Just as the Kurdistan crisis seemed to be de-escalating, come reports in the Turkish press that Turkish warplanes bombed three villages frequented by PKK guerillas in Iraqi territory near the border town of Zakho in pre-dawn raids Nov. 13. Officials are full of denials. Said Turkey’s air force chief, General Aydogan Babaoglu: “Turkish air force planes have not engaged in any action across the border. There was no such thing. These reports are completely baseless.” Said Prime Minister Tayyip Erdogan: “All the operations that have taken place have been within the borders of Turkey, there have been no cross-border operations.” Said Pentagon press secretary Geoff Morrell: “As far as we know, there were no cross border operations… no air strikes, as had been reported.” But Jamal Abdallah, a spokesman for the Kurdish regional government in northern Iraq, was more equivocal: “Yesterday evening Turkish planes dropped flares on border areas near Zakho. We do not know the reason why they dropped flares. There was no air strike or bombing. But an abandoned police outpost was shelled.”
Anakara did say more Turkish special forces were dispached to the border Nov. 13 to join up to 100,000 troops for a possible cross-border incursion to root out the guerillas. But Erdogan emphasized he was still waiting for the US to take action after urging President Bush in Washington to crack down on the estimated 3,000 PKK guerillas in northern Iraq. “It is not possible to get results in three to five days, but we are following the developments in northern Iraq closely,” Erdogan said.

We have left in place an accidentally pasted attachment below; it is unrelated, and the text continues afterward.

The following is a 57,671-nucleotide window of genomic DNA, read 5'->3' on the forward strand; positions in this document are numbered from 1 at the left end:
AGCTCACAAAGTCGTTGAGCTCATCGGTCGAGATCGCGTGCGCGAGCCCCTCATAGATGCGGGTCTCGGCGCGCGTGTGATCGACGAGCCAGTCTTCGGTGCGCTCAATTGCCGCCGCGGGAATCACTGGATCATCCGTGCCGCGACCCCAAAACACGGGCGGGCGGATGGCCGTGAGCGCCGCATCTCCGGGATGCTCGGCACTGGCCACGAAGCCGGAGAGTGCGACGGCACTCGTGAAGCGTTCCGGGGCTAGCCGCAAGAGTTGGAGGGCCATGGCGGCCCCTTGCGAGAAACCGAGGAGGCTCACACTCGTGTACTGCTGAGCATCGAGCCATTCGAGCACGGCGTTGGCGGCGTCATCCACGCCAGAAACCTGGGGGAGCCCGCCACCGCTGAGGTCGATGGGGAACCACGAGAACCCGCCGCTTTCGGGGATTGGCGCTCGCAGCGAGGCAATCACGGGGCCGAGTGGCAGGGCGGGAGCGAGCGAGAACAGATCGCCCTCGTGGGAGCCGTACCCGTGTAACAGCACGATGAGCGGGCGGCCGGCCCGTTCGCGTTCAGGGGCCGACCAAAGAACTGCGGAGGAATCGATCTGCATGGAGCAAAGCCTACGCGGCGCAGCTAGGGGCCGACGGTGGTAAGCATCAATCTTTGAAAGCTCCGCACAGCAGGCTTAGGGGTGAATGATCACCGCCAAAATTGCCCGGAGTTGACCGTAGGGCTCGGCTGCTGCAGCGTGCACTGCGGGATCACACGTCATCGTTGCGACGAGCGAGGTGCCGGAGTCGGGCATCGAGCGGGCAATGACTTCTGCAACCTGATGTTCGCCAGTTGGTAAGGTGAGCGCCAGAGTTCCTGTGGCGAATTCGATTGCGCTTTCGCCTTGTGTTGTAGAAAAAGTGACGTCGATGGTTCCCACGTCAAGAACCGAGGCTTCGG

Turkey also said the US has begun to share intelligence on PKK targets in Iraq, as agreed to in the Washington meeting. “All orders given after the meeting between Erdogan and Bush have begun to be implemented,” Turkish Foreign Minister Ali Babacan was quoted by the Anatolia news agency as telling the parliamentary budget committee. “It is very important that the intelligence is real time and actionable,” he added.
Babacan warned that his government was prepared to use the parliamentary authorization it obtained last month to send troops across the border to hunt down PKK rebels. “Nobody should doubt that we will use the parliamentary authorization at the most appropriate and effective time,” he said. (Reuters, AFP, Nov. 14)
Ankara confirmed that four Turkish troops were killed in fighting with the PKK Nov. 13 in the southeastern province of Sirnak, near the Iraqi border. (VOA, Nov. 13)